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Galileo: A framework for distributed load testing experiments

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Galileo: A framework for distributed load testing experiments

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This project allows users to define, run, and interact with distributed load testing experiments for distributed web-service-oriented systems. Galileo consists of two major components a user can interact with: the experiment controller shell and the galileo dashboard. The experiment controller can spawn emulated clients on workers, and control the amount of load they generate. Furthermore, a user can interact with the service routing table shell to control to which cluster node a service request is sent to.


Create a new virtual environment and install all dependencies

make venv


To create a Docker image that can run galileo components, run

make docker

To create a arm32v7 Docker image that can run galileo components, run

make docker-arm

Start a worker with

cd docker/galileo-worker
docker-compose up

Compose files for arm32v7 are located in


Start a local dev environment, including: API, ExperimentDaemon, 1 worker, redis and database:

cd docker/dev
docker-compose up

Preparing the Example Application

We prepare the cluster with an example application. Specifically a image classification service.

Run the mxnet-model-server as a Docker container named 'mms', exposed on port 8080. For example, to start mxnet-model-server with models squeezenet and alexnet, run the following command on a cluster node:

docker run -itd --name mms -p 8080:8080 -p 8081:8081 awsdeeplearningteam/mxnet-model-server:1.0.0-mxnet-cpu mxnet-model-server --start \
--models squeezenet=,alexnet=

Prepare the Experiment Worker Hosts

The devices hosting the workers that generate load need to run the experiment controller host application.

bin/run worker --logging=INFO

All runtime parameters are controlled via galileo_* environment variables. Check docker/galileo-worker/worker.env for some examples.

All environment variables, that start with galileo_, can be used as worker label when creating a client group.

I.e., if you start a worker process with the env variable galileo_zone=A, you can spawn a client group that contains only workers with this labels as follows:

g.spawn('service',worker_labels={'galileo_zone': 'A'})

Run the Experiment Controller Shell

(.venv) pi@graviton:~/edgerun/galileo $ bin/run shell
                                   __  __
 .-.,="``"=.          ____ _____ _/ (_) /__  ____
 '=/_       \        / __ `/ __ `/ / / / _ \/ __ \
  |  '=._    |      / /_/ / /_/ / / / /  __/ /_/ /
   \     `=./`.     \__, /\__,_/_/_/_/\___/\____/
    '=.__.=' `='   /____/

Welcome to the galileo shell!

Type `usage` to list available functions

galileo> usage
the galileo shell is an interactive python shell that provides the following commands

  usage         show this message
  env           show environment variables
  pwd           show the current working directory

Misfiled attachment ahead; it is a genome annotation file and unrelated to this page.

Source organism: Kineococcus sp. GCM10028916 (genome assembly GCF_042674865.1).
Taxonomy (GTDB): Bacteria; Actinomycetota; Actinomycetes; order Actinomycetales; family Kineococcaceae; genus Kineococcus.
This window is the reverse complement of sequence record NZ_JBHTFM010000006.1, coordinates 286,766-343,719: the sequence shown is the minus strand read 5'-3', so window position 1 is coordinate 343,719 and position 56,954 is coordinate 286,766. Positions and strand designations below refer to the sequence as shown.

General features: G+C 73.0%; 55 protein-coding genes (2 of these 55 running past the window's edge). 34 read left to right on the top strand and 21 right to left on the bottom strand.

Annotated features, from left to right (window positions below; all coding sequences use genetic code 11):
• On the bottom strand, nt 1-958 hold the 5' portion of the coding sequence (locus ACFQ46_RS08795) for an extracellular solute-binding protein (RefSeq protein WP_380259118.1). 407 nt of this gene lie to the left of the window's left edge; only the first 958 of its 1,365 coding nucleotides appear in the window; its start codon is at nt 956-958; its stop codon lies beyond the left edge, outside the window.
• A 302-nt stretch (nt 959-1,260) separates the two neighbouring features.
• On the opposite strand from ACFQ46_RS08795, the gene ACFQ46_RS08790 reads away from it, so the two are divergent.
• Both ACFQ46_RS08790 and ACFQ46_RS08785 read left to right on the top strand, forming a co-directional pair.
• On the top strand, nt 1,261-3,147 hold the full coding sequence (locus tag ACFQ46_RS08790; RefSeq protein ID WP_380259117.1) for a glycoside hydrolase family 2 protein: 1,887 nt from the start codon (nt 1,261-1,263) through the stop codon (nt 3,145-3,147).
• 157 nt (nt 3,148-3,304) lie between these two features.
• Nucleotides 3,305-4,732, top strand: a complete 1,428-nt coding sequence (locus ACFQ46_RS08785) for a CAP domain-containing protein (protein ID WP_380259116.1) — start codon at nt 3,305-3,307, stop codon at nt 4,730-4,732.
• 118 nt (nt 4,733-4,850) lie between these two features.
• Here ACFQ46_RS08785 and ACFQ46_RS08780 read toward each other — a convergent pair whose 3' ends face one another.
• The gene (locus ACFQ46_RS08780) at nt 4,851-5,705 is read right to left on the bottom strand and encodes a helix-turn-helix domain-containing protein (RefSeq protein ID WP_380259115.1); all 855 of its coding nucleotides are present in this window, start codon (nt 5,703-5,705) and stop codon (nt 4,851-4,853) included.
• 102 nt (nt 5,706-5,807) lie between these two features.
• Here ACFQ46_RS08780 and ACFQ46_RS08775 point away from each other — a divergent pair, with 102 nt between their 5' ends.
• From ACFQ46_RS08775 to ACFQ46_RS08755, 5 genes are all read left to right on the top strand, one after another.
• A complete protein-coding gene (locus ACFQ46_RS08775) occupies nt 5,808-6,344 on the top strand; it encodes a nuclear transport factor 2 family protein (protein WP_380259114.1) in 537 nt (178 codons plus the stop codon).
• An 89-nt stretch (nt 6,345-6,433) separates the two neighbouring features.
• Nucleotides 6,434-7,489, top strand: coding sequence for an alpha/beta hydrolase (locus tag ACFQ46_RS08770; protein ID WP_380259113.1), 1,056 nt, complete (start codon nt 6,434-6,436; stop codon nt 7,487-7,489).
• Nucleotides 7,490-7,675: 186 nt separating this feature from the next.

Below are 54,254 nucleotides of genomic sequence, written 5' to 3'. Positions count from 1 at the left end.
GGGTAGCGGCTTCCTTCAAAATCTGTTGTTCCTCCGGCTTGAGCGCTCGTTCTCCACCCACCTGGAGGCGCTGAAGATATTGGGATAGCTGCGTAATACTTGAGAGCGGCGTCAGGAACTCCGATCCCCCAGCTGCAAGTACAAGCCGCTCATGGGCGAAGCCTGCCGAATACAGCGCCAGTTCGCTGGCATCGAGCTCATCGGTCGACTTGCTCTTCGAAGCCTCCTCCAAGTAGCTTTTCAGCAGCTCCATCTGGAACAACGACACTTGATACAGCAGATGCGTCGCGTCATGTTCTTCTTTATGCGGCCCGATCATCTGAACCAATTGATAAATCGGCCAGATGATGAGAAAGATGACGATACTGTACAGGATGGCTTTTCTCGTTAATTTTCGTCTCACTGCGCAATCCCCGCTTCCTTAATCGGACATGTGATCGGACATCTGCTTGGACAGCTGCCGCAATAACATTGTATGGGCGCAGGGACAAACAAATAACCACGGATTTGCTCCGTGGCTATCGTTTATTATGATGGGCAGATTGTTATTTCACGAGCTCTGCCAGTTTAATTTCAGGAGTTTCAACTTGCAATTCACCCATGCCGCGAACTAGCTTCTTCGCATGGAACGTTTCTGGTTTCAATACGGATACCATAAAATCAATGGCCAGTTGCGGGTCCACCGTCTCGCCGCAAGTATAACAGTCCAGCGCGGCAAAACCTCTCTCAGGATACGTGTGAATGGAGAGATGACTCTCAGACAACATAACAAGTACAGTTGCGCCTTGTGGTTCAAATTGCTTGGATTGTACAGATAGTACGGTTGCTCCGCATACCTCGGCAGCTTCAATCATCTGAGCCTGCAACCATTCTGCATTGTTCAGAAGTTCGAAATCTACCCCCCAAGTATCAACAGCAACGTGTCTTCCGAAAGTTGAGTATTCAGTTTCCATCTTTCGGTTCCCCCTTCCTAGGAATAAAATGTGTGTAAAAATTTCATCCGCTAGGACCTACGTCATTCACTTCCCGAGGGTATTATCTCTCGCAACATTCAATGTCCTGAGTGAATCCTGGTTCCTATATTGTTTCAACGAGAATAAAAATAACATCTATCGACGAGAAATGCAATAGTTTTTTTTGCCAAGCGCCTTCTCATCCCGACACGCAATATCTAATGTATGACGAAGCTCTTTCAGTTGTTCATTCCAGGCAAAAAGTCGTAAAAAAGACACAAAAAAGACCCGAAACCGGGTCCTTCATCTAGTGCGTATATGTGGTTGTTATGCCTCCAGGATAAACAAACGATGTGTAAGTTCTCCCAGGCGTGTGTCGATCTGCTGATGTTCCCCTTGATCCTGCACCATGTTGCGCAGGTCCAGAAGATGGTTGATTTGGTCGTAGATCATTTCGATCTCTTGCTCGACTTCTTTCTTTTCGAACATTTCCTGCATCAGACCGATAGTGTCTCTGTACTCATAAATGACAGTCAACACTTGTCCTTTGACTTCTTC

sleep         time.sleep wrapper

  g             Galileo object that allows you to interact with the system
  show          Prints runtime information about the system to system out
  exp           Galileo experiment
  rtbl          Service routing table

Type help(<function>) or help(<object>) to learn how to use the functions.

Configure the routing table

The rtbl object in the shell allows you to set load balancing policies. Run help(rtbl) in the galileo shell. Here is an example of how to set a record for the service myservice.

galileo> rtbl.set('myservice', ['host1:8080', 'host2:8080'], [1,2])
RoutingRecord(service='myservice', hosts=['host1:8080', 'host2:8080'], weights=[1, 2])
galileo> rtbl
| Service                   |                Hosts |   Weights |
| myservice                 |           host1:8080 |       1.0 |
|                           |           host2:8080 |       2.0 |

Run the Experiment Daemon


The experiment daemon continuously reads from the blocking redis queue galileo:experiments:instructions. After receiving instructions, the controller will execute the commands and record the telemetry data published via Redis. At the end the status of the experiment will be set to 'FINISHED' and the traces, that were saved in the db by the clients, will be updated to reference the experiment.

Example Redis command to inject a new experiment (where exphost is the hostname of the experiment host):

LPUSH galileo:experiments:instructions '{"instructions": "spawn exphost squeezenet 1\nsleep 2\nrps exphost squeezenet 1\nsleep 5\nrps exphost squeezenet 0\nsleep 2\nclose exphost squeezenet"}'

you can also specify exp_id, creator, and name, otherwise some generated/standard values will be used.

You can change the database used to store the experiment data via the env galileo_expdb_driver (sqlite or mysql). To write the changes into MySQL (or MariaDB), set the following environment variables: galileo_expdb_mysql_host, galileo_expdb_mysql_port, galileo_expdb_mysql_db, galileo_expdb_mysql_user, galileo_expdb_mysql_password

You can create a mariadb docker instance with:


Then execute the daemon with:

python -m galileo.cli.experimentd

Or run the script, which exports the mariadb setup from the docker container (add --logging DEBUG for output)


Run the Galileo REST API

Serve the app with gunicorn

gunicorn -w 4 --preload -b \
    -c galileo/webapp/ \

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